semester. To accommodate the over
flow, housing officials decided last
week to do the same thing with Pound
“We were pleasantly surprised with
the student interest in an all-upperclass
, hall,” Schumann said. “We had two
choices—either turn people away or
try to project what would happen if we
opened up Pound, loo.”
Schumann said the department was
‘ confident that Pound could be filled
with upperclass students.
The same package in the works for
Cather will be enjoyed by Pound resi
dents next semester, including a coed
environment and computer labs on
each floor.
Housing officials decided earlier
this semester to convert Cather into an
all-upperclass, coed hall.
Currently, Cather is an all-male
hall and Pound is all-female.
With Pound’s addition,Cather will
be open during vacations, such as
Thanksgiving and Christmas breaks.
Pound will remain a non-vacation
residence hall.
That decision was made by simply
asking what kind of vacation housing
students wanted, Schumann said.
“We expected the response to be at
about a two-to-onc ratio in favor of
non-vacation housing,” he said. “To
our surprise, it went two-to-one the
other way.”
Cather’s rooms will feature a min
iature refrigerator to accommodate
those who stay in the residence halls
over breaks, when snack bars and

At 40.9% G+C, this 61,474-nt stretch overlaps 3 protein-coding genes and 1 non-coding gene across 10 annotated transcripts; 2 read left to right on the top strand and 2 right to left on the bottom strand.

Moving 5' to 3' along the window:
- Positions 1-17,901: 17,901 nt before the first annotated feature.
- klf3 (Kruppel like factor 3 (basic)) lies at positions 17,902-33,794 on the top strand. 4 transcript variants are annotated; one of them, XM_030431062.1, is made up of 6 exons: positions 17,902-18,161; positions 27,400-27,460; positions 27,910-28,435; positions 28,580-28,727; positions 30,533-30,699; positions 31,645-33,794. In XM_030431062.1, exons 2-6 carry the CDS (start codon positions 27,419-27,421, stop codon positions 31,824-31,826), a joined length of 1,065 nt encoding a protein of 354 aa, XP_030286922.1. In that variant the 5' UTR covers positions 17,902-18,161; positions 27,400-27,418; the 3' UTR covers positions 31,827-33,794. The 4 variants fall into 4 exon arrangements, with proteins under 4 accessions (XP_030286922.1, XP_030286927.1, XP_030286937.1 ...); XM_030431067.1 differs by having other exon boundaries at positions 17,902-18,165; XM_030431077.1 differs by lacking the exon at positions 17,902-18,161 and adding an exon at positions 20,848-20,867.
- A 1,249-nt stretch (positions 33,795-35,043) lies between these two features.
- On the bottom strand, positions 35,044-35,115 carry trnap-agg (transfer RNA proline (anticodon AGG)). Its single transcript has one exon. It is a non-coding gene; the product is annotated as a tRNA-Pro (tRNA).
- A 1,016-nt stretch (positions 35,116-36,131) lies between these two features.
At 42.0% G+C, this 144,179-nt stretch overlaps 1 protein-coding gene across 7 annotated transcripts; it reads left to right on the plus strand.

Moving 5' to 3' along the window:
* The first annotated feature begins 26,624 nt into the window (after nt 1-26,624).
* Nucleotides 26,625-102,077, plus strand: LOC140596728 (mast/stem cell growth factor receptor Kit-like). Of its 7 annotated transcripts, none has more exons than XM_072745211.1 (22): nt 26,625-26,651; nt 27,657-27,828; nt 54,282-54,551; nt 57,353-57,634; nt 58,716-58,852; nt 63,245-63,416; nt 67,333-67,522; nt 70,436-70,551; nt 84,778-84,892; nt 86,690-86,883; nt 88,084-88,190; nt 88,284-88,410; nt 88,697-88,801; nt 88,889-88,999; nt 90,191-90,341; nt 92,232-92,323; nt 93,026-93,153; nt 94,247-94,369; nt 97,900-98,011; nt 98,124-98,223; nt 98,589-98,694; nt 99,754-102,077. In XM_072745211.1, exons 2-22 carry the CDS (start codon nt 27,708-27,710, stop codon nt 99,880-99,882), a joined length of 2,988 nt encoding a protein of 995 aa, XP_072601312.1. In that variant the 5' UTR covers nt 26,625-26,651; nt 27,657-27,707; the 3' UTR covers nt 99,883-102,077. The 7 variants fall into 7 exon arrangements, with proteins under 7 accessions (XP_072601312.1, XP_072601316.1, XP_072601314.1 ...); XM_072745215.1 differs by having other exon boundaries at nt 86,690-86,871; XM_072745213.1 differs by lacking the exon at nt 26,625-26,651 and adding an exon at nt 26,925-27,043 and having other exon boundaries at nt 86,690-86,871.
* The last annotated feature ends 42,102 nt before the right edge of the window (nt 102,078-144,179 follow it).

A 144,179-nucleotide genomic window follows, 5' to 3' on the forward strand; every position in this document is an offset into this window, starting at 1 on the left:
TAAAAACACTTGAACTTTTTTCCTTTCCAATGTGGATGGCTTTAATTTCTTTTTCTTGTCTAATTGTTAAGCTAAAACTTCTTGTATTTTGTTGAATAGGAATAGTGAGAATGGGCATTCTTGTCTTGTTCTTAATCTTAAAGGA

cafeterias are closed, he said.
Schumann said of the possible 432
vacancies for the upperclass complex
available, 313 already have been filled.
See HALLS on 7
Fire officials investigating
causes of bar evacuations
By Jeff Zeleny
Senior Reporter_
A release of unknown chemi
cals that has prompted the
evacuation of two Lincoln bars
is causing concern for city fire offi
Early last Saturday morning,
Duffy’s, 1412 O St., was evacuated
shortly before the 1 a.m. closing time
because of an irritating chemical in
the air, bar owner Reynold McMeem
“The people behind the bar no
ticed they were all coughing, and
everyone in the bar was coughing,” he
The packed bar was evacuated,
and the fire department was notified,
McMeem said. No lingering odor was
left behind by the chemical, he said,
which makes him think mace wasn’t
An incident in January at Bleach
ers, 5601 S. 56th St., caused a similar
Charlie Beachamp, Lincoln Fire
Department investigator, said the
chemical used in both circumstances
could have been mace because it was
easy to purchase and could be carried
around inconspicuously.
“It would probably be a little bit
easier to set on a mace container,” he
After both incidents, Beachamp
said, mace containers were looked
for, but none were found.
Beachamp said the incidents were
still under investigation, but he was
certain tear gas wasn’t used because it